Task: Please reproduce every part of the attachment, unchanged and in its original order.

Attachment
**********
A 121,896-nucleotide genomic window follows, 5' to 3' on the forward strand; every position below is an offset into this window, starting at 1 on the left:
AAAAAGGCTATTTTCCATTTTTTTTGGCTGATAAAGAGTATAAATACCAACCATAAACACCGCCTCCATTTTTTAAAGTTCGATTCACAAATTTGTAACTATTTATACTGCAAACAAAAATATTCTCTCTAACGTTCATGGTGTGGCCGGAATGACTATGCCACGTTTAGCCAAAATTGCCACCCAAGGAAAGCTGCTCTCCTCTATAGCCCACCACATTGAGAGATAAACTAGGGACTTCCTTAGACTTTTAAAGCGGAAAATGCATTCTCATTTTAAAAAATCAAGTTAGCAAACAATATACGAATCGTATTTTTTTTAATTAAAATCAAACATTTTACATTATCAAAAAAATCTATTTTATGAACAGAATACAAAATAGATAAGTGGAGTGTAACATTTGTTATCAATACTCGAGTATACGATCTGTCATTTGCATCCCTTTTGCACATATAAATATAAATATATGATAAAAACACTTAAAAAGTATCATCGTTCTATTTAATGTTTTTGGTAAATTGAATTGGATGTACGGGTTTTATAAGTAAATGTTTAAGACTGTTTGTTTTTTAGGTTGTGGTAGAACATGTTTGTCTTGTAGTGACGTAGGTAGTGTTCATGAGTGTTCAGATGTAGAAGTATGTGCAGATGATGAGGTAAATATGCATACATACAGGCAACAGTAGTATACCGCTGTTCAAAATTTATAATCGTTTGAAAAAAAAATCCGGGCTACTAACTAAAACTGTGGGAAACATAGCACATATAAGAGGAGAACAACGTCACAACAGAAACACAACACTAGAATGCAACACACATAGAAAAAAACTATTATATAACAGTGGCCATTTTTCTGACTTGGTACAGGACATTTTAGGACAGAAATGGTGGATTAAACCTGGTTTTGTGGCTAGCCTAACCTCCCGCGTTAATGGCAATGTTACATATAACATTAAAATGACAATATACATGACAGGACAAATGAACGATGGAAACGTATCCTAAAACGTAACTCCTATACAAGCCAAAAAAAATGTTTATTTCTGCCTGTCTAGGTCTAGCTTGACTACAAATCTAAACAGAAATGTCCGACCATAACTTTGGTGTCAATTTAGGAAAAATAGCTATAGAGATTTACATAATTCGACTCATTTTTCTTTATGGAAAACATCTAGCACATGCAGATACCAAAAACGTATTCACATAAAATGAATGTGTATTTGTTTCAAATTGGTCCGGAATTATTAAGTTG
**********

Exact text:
A 121,896-nucleotide genomic window follows, 5' to 3' on the forward strand; every position below is an offset into this window, starting at 1 on the left:
AAAAAGGCTATTTTCCATTTTTTTTGGCTGATAAAGAGTATAAATACCAACCATAAACACCGCCTCCATTTTTTAAAGTTCGATTCACAAATTTGTAACTATTTATACTGCAAACAAAAATATTCTCTCTAACGTTCATGGTGTGGCCGGAATGACTATGCCACGTTTAGCCAAAATTGCCACCCAAGGAAAGCTGCTCTCCTCTATAGCCCACCACATTGAGAGATAAACTAGGGACTTCCTTAGACTTTTAAAGCGGAAAATGCATTCTCATTTTAAAAAATCAAGTTAGCAAACAATATACGAATCGTATTTTTTTTAATTAAAATCAAACATTTTACATTATCAAAAAAATCTATTTTATGAACAGAATACAAAATAGATAAGTGGAGTGTAACATTTGTTATCAATACTCGAGTATACGATCTGTCATTTGCATCCCTTTTGCACATATAAATATAAATATATGATAAAAACACTTAAAAAGTATCATCGTTCTATTTAATGTTTTTGGTAAATTGAATTGGATGTACGGGTTTTATAAGTAAATGTTTAAGACTGTTTGTTTTTTAGGTTGTGGTAGAACATGTTTGTCTTGTAGTGACGTAGGTAGTGTTCATGAGTGTTCAGATGTAGAAGTATGTGCAGATGATGAGGTAAATATGCATACATACAGGCAACAGTAGTATACCGCTGTTCAAAATTTATAATCGTTTGAAAAAAAAATCCGGGCTACTAACTAAAACTGTGGGAAACATAGCACATATAAGAGGAGAACAACGTCACAACAGAAACACAACACTAGAATGCAACACACATAGAAAAAAACTATTATATAACAGTGGCCATTTTTCTGACTTGGTACAGGACATTTTAGGACAGAAATGGTGGATTAAACCTGGTTTTGTGGCTAGCCTAACCTCCCGCGTTAATGGCAATGTTACATATAACATTAAAATGACAATATACATGACAGGACAAATGAACGATGGAAACGTATCCTAAAACGTAACTCCTATACAAGCCAAAAAAAATGTTTATTTCTGCCTGTCTAGGTCTAGCTTGACTACAAATCTAAACAGAAATGTCCGACCATAACTTTGGTGTCAATTTAGGAAAAATAGCTATAGAGATTTACATAATTCGACTCATTTTTCTTTATGGAAAACATCTAGCACATGCAGATACCAAAAACGTATTCACATAAAATGAATGTGTATTTGTTTCAAATTGGTCCGGAATTATTAAGTTG